A super-flexible, ultraclean range of effects!
The gorgeous-sounding MXR M-134 Stereo Chorus Pedal will remind you how cool chorus can be. Want to add sparkle to clean-toned arpeggios? Animate strummed passages? Widen and fatten distorted power c...
In this interview from PremeirGuitar.com, the front-man and lead guitarist of Children of Bodom, Alexia Laiho, is asked about what gear he uses. When asked what pedals he uses, he claims he uses only one. Below is a quote from said interview. "I only use an MXR Stereo Chorus. That’s all I need really. I don’t fuck around with effects that much. I like to keep it rock ’n’ roll: one good guitar sound and the rest is up to me." - Alexi Laihomore
According to this scanned copy of the publication *The Armoury Show*, John is shown as using a "Stereo Chorus" in his pedalboard. In [this article](http://www.armouryshow.com/media/interviews/1985-11-00_The_Guitarist-John_mcgeoch_01.jpg) from the same publication John says "All the effects are MXR except the overdrive" which proves John's use of the MXR M134.more
The MXR M134 Stereo Chorus is listed among a full list of gear on the [Swim Studio page](http://www.colinewman.com/studio.html), Colin Newman's of [Colin Newman & Corrado Izzo](http://equipboard.com/band/colin-newman-corrado-izzo), [Wire](http://equipboard.com/band/wire), [Githead](http://equipboard.com/band/githead) studio.more
As stated on Philip Bynoe’s web page: “This is another pedalboard used on the Vai Tour. The Pedals are: Morley Distortion Wah Volume, Dunlop DC Brick Multi-Power supply, MXR Stereo Chorus, Tech 21 SansAmp Bass Driver DI, Morley ABY Selector/Combiner Switch, Boss TU-12 Tuner, Line 6 Relay G30 Wireless, and a Boss SYB-5 Bass Synthesizer.“more
A super-flexible, ultraclean range of effects!
The gorgeous-sounding MXR M-134 Stereo Chorus Pedal will remind you how cool chorus can be. Want to add sparkle to clean-toned arpeggios? Animate strummed passages? Widen and fatten distorted power chords? This box will do it all, cleanly and quietly. Set the Rate and Width controls to your liking and then dial in as much effect as you want with the Intensity knob. You can then shape the tone even further by EQ-ing the modulated frequencies with the bass and treble controls. Run in mono or use the stereo outputs for a huge, vibrant sound. If you're looking to preserve the low end of your guitar tone, the MXR Stereo Chorus has got you covered with its Bass Filter button that applies the effect to the high frequencies only.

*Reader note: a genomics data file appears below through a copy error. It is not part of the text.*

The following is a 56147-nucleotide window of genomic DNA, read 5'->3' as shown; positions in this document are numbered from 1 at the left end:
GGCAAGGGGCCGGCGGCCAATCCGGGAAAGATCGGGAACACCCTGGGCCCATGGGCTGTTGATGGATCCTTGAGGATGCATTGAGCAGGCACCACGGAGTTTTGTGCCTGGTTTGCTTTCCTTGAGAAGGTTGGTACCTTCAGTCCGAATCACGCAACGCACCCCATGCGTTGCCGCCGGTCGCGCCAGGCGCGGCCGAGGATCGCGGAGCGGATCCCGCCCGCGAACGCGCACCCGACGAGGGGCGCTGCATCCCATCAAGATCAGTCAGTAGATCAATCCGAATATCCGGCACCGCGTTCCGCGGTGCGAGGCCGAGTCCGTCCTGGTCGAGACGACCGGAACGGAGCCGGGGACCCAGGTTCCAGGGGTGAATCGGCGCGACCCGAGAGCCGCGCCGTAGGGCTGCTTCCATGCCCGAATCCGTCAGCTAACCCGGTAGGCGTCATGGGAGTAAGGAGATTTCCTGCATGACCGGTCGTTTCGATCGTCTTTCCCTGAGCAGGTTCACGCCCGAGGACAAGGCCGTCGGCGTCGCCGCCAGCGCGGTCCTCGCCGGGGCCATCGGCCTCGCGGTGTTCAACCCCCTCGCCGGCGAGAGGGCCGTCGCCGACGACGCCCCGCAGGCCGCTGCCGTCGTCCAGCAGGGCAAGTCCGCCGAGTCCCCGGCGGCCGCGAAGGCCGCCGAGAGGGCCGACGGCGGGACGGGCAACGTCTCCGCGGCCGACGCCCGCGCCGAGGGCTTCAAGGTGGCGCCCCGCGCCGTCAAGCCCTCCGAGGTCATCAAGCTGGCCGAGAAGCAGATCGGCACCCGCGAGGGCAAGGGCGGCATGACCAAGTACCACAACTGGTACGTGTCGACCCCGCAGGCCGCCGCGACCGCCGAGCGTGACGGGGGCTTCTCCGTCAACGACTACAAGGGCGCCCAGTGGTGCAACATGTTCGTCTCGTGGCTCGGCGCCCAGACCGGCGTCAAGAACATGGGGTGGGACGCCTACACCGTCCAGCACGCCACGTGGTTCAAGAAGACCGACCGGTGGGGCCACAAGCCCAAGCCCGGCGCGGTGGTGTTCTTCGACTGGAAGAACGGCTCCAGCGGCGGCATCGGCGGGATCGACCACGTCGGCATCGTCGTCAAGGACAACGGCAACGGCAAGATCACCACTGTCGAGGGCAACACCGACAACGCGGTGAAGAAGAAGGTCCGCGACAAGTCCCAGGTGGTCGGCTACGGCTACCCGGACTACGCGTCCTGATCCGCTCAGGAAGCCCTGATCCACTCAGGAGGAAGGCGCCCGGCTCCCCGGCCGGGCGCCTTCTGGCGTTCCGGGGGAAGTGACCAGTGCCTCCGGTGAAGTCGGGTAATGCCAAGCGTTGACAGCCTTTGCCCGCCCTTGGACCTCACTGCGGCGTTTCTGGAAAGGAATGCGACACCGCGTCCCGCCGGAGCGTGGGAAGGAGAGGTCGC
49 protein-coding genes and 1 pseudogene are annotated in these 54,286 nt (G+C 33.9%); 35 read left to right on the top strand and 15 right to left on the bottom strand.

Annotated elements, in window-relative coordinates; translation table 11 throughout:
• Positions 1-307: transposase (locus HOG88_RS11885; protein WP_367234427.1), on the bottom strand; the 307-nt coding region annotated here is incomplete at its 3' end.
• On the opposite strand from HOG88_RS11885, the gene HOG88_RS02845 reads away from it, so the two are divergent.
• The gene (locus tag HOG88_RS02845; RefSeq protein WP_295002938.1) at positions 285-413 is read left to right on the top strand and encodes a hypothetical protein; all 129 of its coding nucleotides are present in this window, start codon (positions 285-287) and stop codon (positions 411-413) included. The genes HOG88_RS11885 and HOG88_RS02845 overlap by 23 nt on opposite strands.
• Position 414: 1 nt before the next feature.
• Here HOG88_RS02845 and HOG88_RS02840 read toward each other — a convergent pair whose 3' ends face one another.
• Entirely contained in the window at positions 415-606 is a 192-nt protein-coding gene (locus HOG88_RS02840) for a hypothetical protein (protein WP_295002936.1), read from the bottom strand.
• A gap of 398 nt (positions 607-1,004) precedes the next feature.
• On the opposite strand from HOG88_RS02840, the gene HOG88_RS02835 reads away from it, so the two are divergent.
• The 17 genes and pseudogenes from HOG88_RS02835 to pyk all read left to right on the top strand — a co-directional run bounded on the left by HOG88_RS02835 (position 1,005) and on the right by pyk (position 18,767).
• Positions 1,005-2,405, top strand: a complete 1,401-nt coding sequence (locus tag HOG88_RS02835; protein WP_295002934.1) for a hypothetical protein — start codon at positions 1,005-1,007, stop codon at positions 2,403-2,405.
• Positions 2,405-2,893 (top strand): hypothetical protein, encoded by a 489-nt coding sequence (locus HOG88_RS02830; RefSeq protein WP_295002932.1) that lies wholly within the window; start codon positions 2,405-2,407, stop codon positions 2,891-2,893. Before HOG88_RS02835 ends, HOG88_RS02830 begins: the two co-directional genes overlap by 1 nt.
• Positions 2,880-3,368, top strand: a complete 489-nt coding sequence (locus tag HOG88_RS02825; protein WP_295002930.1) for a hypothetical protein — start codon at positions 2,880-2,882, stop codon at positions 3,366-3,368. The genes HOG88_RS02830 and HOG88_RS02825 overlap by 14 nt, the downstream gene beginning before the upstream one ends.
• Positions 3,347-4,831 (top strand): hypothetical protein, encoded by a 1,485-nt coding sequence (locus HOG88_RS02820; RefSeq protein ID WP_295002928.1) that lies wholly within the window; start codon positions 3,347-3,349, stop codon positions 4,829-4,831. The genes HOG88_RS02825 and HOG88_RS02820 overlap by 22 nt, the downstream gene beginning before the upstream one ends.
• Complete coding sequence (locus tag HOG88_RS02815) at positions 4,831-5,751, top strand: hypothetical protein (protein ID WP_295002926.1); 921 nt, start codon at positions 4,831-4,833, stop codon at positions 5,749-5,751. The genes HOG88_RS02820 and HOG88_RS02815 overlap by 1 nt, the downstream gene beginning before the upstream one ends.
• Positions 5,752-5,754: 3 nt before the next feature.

It's awesome. Period. Since i got it that it is always on, slow and wide. You can really shape and fine tune your chorus for multiple combinations, and guess what, they all sound killer. (have you hear it through a synthesizer or bass? the stereo just slays.....)
Since i play an 8 string the bass cut feature is an exceptional tool to keep my low end tight and retaining that choirish vibe on the medium and top end.
Super versatile, awesome sound, superb 100% analog construction. No true bypass, but honestly i can't tell the difference in the sound.
I also love the blinking led. It blinks in time with the rate of the chorus, it's just cool to have it there and visualize what your doing to your sound.
100% analog circuit, lush and warm tone, huge headroom (runs on 18v) and very tweakable. Probably the best chorus ever which allows user to dial into wide range of sounds - from classic cheesy 80s leads to leslie-a-like and everything in between. It is worth to experiment with its placement. Also you can use as a kind of post-gain EQ. I dig the blinking led light, it allows you to see how fast is the modulation.
I didn't know I still had one of these... its a 90s version. It sounds good and has lots of useful features versus like a small clone or CE2 but its therefore harder to dial in because there are lots of bad settings. he stereo is VERY stereo sounding when you make use of it. Great for synthesizers and worth a shot when you're mixing a record and want to add some swirl to your echo sends. Sold, since having the TC reissue analog chorus/flange I never touched this even for true stereo duty. The tone controls for the wet signal are cool, but its inferior to the TC unit in every other way right down to the TC having true stereo input and the ability to change the input gain for synths and mixing...
Pros: Highly responsive EQ| dynamic use of the oscillation to calibrate the pedal between a rotary and a flangy chorus| Warm analog sound. Cons: Need 18v| Lack of Dry/Wet knob| Maybe too big for some pedalboards For me it's between to category of chorus 1) the little packege user friendly pedal 2) big, sofisticated and expensive pedal Can I get the same tone with the micro version? NOPE. Can I get the same tone with a Boss CE3? Yes Can I find something better for the price? Yes, but not analog